Number Ones: #149


  • FINE YOUNG CANNIBALS She Drives Me Crazy (London)
  • Week Ending 21st January 1989
  • 1 Week At #1

1989 is upon us, but its first brand-new chart topper didn’t arrive until the 3rd week of the year. As in the real world of the Top 40, sometimes a #1 was a result of extenuating circumstances rather than a true reflection of its popularity with me.

In the absence – temporarily – of too many exciting candidates at the beginning of 1989, Fine Young Cannibals took full advantage of the post-Christmas lull to grab a single week at the summit. She Drives Me Crazy was the lead single for their second album, The Raw And The Cooked, although 1987’s cover of Ever Fallen In Love (from the “Tin Men” soundtrack) ended up on the album as well.

I’d liked all the singles from FYC’s debut long-player, and had I not been a cash-poor teenage music fan in December 1985 I’d have almost certainly bought it on release. Johnny Come Home made my Top 10, Blue came agonisingly close to repeating the feat by peaking at #11,while Suspicious Minds and even Funny How Love Is cracked the Top 20. So they were a band I enjoyed listening to, but fell just short of that top-tier which they needed to be in for me to be tempted enough to purchase their music in such a competitive market.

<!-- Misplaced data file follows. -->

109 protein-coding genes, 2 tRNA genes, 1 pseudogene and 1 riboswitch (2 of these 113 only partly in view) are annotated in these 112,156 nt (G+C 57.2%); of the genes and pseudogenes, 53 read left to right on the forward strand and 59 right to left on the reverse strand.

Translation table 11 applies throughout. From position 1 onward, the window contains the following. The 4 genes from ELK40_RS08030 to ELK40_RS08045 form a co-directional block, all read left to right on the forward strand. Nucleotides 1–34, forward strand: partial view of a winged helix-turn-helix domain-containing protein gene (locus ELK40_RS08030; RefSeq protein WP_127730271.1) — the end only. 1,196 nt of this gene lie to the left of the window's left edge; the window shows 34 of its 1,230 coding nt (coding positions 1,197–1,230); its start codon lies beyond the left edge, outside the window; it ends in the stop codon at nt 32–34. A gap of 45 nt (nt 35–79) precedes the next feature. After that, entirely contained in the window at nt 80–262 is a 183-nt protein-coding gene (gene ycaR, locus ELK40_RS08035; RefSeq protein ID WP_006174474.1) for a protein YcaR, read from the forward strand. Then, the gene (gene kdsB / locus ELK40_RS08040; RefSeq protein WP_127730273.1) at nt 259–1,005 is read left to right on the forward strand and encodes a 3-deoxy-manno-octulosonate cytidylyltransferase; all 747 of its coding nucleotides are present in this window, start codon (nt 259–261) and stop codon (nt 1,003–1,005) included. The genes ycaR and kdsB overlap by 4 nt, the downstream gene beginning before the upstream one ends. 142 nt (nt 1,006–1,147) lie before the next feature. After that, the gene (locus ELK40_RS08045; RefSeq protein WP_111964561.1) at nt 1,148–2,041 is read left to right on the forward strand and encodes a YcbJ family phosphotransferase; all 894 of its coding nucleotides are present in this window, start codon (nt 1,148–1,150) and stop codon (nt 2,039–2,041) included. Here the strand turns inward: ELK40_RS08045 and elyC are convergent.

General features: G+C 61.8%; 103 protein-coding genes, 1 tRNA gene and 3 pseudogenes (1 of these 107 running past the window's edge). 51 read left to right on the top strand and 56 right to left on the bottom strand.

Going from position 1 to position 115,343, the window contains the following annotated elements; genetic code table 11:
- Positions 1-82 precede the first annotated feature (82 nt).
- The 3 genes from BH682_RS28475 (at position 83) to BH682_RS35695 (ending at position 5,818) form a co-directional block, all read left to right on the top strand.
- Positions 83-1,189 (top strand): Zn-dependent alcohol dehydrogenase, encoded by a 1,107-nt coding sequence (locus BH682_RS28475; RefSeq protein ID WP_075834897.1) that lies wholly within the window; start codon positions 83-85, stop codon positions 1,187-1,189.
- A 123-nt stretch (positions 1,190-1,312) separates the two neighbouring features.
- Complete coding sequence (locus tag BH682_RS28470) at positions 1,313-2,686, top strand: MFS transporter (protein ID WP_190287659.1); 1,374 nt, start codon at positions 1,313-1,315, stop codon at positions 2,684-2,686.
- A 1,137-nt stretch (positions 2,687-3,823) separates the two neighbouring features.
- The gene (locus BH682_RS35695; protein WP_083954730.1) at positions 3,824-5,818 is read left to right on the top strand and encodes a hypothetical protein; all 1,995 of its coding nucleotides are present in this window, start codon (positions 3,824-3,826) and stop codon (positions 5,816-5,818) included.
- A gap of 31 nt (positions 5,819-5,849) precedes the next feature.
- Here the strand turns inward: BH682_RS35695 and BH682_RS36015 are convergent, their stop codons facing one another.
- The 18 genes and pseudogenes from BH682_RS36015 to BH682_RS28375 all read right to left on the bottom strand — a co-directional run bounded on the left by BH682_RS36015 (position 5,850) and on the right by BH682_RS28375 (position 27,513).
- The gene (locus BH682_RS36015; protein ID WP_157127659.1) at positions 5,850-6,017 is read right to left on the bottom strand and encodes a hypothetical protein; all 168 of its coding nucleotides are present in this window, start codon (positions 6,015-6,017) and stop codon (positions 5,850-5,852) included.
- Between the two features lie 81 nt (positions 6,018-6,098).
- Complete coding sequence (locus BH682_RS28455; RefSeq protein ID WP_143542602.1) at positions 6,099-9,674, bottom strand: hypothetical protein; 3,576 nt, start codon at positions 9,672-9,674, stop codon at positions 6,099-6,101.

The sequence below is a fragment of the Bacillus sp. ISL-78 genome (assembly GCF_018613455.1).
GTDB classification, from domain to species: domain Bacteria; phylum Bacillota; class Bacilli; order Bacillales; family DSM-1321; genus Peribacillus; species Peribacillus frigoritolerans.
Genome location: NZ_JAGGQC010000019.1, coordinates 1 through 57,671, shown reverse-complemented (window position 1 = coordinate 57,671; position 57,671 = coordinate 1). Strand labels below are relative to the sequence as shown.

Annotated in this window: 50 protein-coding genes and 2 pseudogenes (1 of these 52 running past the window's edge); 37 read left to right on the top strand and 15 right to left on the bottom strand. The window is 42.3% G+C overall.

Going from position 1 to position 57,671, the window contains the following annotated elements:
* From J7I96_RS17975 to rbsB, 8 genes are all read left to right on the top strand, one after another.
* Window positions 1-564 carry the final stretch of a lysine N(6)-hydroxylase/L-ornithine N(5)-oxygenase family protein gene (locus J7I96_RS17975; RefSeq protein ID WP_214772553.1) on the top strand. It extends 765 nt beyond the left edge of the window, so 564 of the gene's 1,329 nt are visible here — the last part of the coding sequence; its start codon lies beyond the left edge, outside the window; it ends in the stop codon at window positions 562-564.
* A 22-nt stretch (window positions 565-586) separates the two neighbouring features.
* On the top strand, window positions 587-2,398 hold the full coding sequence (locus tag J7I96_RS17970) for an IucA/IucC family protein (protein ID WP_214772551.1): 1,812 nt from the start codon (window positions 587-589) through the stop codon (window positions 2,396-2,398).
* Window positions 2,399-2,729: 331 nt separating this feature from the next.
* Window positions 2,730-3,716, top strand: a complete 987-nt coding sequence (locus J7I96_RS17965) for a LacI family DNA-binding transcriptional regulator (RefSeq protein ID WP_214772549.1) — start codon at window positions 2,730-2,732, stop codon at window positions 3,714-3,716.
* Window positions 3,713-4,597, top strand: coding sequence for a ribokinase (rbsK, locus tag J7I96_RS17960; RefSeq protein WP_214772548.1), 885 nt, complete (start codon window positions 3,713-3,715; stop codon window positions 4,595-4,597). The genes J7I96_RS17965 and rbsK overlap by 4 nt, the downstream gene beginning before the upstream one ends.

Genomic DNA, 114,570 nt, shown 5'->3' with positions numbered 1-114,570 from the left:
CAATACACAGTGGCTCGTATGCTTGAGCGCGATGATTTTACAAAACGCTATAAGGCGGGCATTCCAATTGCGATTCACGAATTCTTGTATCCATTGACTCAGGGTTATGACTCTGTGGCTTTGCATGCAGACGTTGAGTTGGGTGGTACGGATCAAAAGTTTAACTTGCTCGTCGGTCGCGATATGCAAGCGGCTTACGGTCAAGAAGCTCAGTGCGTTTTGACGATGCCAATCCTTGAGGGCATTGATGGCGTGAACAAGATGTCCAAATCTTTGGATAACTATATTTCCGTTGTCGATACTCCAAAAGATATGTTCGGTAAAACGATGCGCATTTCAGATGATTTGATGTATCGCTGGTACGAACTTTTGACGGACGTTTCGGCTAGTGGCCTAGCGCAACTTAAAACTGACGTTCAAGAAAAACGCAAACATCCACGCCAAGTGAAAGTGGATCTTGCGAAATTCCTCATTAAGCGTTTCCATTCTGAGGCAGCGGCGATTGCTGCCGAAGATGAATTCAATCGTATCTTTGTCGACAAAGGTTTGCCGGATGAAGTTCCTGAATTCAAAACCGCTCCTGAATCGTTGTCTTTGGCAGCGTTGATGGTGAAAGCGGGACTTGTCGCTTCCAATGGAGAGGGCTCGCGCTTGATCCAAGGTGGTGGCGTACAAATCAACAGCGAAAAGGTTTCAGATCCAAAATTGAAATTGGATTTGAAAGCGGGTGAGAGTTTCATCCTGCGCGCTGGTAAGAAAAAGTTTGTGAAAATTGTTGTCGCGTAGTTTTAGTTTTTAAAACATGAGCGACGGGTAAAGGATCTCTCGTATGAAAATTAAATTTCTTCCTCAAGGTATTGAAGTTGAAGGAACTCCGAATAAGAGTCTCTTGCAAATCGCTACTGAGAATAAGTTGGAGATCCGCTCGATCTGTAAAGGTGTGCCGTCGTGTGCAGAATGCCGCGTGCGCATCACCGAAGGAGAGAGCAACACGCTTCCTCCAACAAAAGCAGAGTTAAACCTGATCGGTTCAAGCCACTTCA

This continued to hold true for the (then still) non-album Ever Fallen In Love; my personal chart archives show it made #13, which tallies with my memories of it being in the upper limits of okay-but-not-outstanding.

Less than 2 years later, something obviously changed, and that was mainly the snappier production from Prince assocciate David Z. She Drives Me Crazy was sharper, catchier and the perfect fit for a pop landscape which had already moved on considerably from the Spring of 1987. Ironically, it hasn’t aged as well for me as most of their other singles; I almost forget it even topped my charts, when I think back to the tracks I liked most in Jan/Feb 1989.

Commercially, it hit the bullseye – a Top 5 smash, which helped the album debut at #1 shortly after. America went peculiarly overboard in their enthusiasm for not only She Drives Me Crazy but the whole The Raw And The Cooked era. Back to back US #1s (Good Thing also going all the way), and the album topped the Billboard listings to boot.

Then…….nothing. For 7 years. Towards the end of 1996, a Best Of appeared (The Finest) which wasn’t packaged very enticingly and, with only 2 whole albums’ worth of material to pick from, had a will-this-do feel about it. A new (or at least unreleased) song (The Flame) was included as a tempter for fans, and to try and resuscitate the FYC brand for late 90s tastes. Kate Bush or The Blue Nile might be able to return after 7 years, but other than a mopping-up exercise (if that is what it was meant to be) The Finest was and underwhelming post-script to a band who, for whatever reason, chose to bail out while still at the top.

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